New York: A team of scientists has identified a new shark species residing in the Atlantic Ocean.
Using genetic testing, the study confirmed that the new species, named the “Atlantic sixgill shark”, is different than its counterparts in the Indian and Pacific Oceans.
“We showed that the sixgills in the Atlantic are actually very different from the ones in the Indian and Pacific Oceans on a molecular level, to the point where it is obvious that they’re a different species even though they look very similar to the naked eye,” said Toby Daly-Engel, Assistant Professor and shark biologist at the Florida Institute of Technology.
Measuring up to 6 feet in length, Atlantic sixgill sharks are far smaller than their Indo-Pacific relatives, which can grow to 15 feet or longer.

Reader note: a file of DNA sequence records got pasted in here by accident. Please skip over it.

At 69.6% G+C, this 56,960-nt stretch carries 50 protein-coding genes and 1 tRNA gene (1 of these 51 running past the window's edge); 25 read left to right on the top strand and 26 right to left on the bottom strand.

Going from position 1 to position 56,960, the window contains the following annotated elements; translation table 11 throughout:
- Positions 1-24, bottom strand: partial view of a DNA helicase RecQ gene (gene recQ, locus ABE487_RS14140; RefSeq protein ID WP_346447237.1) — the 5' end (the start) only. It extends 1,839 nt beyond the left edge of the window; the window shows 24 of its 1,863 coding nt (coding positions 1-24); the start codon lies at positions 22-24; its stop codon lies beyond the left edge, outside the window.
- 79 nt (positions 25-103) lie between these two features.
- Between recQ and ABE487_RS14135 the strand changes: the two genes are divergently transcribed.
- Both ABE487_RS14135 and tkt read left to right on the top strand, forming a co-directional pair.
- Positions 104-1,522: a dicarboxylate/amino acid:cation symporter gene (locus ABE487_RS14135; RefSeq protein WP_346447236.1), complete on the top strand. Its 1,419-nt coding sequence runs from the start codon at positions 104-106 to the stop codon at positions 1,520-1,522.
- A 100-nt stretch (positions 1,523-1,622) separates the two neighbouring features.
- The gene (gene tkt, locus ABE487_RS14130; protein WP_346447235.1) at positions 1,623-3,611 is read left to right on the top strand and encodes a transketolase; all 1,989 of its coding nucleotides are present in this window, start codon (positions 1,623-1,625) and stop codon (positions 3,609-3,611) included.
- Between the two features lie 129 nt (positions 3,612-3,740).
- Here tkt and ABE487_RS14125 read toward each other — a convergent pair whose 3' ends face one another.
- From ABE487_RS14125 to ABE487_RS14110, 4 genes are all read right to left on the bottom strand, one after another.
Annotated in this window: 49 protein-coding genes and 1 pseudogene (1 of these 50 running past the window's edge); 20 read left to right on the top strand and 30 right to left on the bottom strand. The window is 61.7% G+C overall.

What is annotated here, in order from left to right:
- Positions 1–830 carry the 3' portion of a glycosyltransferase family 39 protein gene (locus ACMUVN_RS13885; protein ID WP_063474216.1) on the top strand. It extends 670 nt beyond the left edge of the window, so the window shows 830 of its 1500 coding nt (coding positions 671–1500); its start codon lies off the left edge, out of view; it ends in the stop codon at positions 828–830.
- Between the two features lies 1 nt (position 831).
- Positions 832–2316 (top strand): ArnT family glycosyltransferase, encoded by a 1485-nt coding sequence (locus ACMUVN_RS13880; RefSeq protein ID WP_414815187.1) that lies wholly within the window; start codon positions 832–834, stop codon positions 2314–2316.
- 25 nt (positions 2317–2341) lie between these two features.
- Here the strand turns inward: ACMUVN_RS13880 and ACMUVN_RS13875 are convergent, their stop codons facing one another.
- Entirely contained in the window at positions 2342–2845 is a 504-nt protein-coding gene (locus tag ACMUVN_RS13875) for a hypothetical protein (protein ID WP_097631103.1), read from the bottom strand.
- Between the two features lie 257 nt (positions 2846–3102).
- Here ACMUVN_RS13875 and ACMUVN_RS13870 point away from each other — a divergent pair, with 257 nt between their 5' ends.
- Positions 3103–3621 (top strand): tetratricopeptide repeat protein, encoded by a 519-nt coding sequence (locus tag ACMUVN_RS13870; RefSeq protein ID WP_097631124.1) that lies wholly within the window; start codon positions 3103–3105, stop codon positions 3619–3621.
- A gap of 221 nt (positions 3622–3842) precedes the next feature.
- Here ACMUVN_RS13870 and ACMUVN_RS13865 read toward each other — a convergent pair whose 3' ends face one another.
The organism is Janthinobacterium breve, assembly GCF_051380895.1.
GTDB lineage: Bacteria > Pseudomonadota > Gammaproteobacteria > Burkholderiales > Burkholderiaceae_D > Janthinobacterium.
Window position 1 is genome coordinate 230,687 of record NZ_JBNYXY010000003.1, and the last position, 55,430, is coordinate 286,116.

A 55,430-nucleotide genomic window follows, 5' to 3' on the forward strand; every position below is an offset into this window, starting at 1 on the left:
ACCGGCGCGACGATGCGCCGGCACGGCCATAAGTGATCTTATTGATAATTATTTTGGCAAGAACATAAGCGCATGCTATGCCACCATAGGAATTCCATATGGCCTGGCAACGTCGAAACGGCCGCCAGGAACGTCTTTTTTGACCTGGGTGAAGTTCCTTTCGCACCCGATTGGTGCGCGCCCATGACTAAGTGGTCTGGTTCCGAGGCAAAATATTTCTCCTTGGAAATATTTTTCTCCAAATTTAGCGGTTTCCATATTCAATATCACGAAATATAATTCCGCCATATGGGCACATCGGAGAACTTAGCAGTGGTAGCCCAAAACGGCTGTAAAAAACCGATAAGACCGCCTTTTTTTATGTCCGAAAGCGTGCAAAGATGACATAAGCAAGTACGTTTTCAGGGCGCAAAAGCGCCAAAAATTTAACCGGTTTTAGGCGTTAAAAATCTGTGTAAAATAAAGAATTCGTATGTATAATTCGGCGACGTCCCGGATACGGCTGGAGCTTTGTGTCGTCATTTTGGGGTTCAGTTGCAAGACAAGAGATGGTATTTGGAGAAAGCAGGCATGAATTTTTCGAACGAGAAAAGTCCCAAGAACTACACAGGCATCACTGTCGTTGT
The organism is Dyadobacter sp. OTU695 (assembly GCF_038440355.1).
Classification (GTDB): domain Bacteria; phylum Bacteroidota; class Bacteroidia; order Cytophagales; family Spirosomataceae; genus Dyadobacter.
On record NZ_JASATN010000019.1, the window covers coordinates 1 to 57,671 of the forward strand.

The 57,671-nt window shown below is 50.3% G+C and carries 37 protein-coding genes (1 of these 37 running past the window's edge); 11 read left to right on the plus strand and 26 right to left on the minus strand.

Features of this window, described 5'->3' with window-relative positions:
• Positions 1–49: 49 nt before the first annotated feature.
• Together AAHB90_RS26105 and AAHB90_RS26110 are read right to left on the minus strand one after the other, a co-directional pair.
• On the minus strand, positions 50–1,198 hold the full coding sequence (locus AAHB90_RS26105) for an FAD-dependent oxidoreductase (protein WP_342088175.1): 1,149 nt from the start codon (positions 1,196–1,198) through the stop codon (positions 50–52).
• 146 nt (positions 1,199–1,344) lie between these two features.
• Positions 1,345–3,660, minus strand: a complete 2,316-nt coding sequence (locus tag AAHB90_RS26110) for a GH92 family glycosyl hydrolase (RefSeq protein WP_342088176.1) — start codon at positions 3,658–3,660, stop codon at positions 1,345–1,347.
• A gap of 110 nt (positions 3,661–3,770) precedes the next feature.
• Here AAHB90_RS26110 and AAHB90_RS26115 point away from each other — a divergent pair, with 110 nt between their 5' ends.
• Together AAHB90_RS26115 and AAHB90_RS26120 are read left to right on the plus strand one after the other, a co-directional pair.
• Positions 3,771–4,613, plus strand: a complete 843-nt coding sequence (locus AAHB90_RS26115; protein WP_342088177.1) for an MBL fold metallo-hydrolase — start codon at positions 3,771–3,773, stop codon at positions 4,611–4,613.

They have unique, saw-like lower teeth and six gill slits, as their name suggests, while most sharks have five gill slits.
With their new classification, Atlantic sixgill sharks will now have a better chance at long-term survival, Daly-Engel noted.
“Because we now know there are two unique species, we have a sense of the overall variation in populations of sixgills. We understand that if we overfish one of them, they will not replenish from elsewhere in the world,” she said.
With ancestors dating back to over 250 million years, well before dinosaurs, sixgill sharks are among the oldest creatures on Earth.
Yet the fact that they reside at extreme ocean depths, sometimes thousands of feet below the surface, has made them especially challenging to study.
Using 1,310 base pairs of two mitochondrial genes, the team determined there are enough genetic differences between what had long been considered a single species, Hexanchus nakamurai, to rename the Atlantic variety Hexanchus vitulus.
Their findings were reported in the journal Marine Biodiversity.